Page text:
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# MTH 4300: Midterm 2 Practice 1

Problem 1.

Create a function sumLargestAndSmallest that calculates the sum of the largest and the smallest term of the sequence x. The arguments of the function should be the address of the first term of the sequence and the length of the sequence.

For example if the sequence x has length 5 and if the terms of the sequence x are $$20$$, $$7$$, $$80$$, $$93$$, and $$50$$, then after the command

long result=sumLargestAndSmallest(x,5);

is executed, the content of the varialbe result should be $$100$$.

Problem 2. The user input consists of a positive integer $$n$$, followed by a sequence $$x$$ of $$n$$ positive integers and two positive integers $$a$$ and $$b$$. Create a program that prints the sum of the terms of $$x$$ that are divisible by either $$a$$ or $$b$$ but not by both $$a$$ and $$b$$.

Problem 3.

Assume that you have a supercomputer with sufficiently large memory and sufficiently fast processor. Assume that the class Space3D is already implemented and for each three real numbers $$a$$, $$b$$, and $$c$$ it stores the color of the point in space whose coordinates are $$(a,b,c)$$. The color is stored as an integer of type long. The class has a method getColor that accepts three integers a, b, and c and returns the color of the point $$(a,b,c)$$. It also has a method setColor whose input consists of three real numbers $$a$$, $$b$$, and $$c$$, and an integer $$x$$. The method assigns the color $$x$$ to the point $$(a,b,c)$$. What is the output of the function tiger() if the implementations of the functions elephant, giraffe, and tiger are given below.

long elephant(Space3D& s){
s.setColor(6,1,1,10+s.getColor(6,1,1));
return 3*s.getColor(6,1,1)-5*s.getColor(8,4,3);
}
long giraffe(Space3D s){
s.setColor(8,4,3,2+s.getColor(8,4,3));
return 4*s.getColor(6,1,1)-3*s.getColor(8,4,3);
}
long tiger(){
Space3D monkey;
monkey.setColor(6,1,1,7);
monkey.setColor(8,4,3,4);
long result1=elephant(monkey);
long result2=giraffe(monkey);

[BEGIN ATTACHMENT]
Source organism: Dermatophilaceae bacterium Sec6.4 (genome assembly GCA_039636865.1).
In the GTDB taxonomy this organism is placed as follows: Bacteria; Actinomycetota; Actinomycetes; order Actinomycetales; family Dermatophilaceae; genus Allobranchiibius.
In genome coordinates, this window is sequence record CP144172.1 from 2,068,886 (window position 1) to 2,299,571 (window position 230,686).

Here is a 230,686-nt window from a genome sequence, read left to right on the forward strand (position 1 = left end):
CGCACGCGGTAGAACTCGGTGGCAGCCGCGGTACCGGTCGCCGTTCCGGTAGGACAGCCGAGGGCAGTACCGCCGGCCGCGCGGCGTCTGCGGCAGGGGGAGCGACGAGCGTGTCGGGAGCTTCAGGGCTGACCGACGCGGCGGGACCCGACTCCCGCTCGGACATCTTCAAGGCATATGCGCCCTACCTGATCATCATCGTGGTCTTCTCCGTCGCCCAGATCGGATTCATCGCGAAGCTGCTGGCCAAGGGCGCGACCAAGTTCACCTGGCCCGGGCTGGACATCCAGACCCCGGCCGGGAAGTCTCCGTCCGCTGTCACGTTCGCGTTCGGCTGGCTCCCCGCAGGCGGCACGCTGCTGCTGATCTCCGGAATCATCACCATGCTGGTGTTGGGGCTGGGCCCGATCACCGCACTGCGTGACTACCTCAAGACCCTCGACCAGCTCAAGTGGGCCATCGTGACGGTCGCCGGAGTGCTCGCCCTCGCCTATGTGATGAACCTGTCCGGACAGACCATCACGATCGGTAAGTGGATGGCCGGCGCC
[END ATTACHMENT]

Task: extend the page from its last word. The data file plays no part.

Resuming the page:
long result3=elephant(monkey);
return 5*result1+4*result2+3*result3;
}



Problem 4.

Important notice: In this problem you will be asked to declare a class and implement only few of its methods. Do not implement all of the methods. You would spend a lot of time doing so and you will not earn extra credit for that!

You must use the keyword const whenever possible.

The class BigLibrary should have the private attribute aListSections which is the pointer to the head of a list. Each list node should contain the attribute nameOfSection of type std::string and a pointer to another list that contains books in the section of the library.

The public methods should include: addSection that adds the section to the library; addBookToSection that adds the book to the section (the names of book and section should be supplied as arguments); printAllBooksFromTheSection that prints all books in the specified section (the name of the section should be an argument of the method); printAll that prints all sections and all books.

In addtion, provide the declarations for the default constructor, copy constructor, move constructor, copy assignment, move assignment and the destructor.

Create implementations for the copy constructor, move assignment, and destructor.

Problem 5.

Warning: Do not implement the code from this problem on a standard computer. A serious damage can occur.

What does the following program print if it is executed on a computer with sufficiently fast CPU and sufficiently large memory? Provide a rigorous justification for your answer.

#include<iostream>
void generateSequence(long*& aX, long len){
for(long i=0; i < len; ++i){
aX[i]=len+i;
}
}
void funPointer(long* aX){
generateSequence(aX,64);
for(long i=0;i<1000000;++i){
aX=new long[8000000+i];
generateSequence(aX,8000000+i);
}
}
void funPointerReference(long*& aX){
generateSequence(aX,64);
for(long i=0;i<1000000;++i){
aX=new long[8000000+i];
generateSequence(aX,8000000+i);
}
}
int main(){
long* x;
x=new long;
generateSequence(x,8000000);
funPointer(x);
long res1=x;
funPointerReference(x);
long res2=x;
std::cout<<5*res1+4*res2<<"\n";
return 0;
}


Problem 6. Create a program that reads a positive integer $$n$$ from the standard input and on standard output prints all possible sequences of length $$n$$ whose terms are $$0$$ and $$1$$ in such a way that all of the following three requirements are met:
• Requirement 1. Each sequence is printed in a separate line.
• Requirement 2. Each of the $$2^n$$ possible sequences is printed exactly once.
• Requirement 3. Every two adjacent lines contain sequences that differ in exactly one term.
Input: 3
Output:
000
001
011
111
101
100
110
010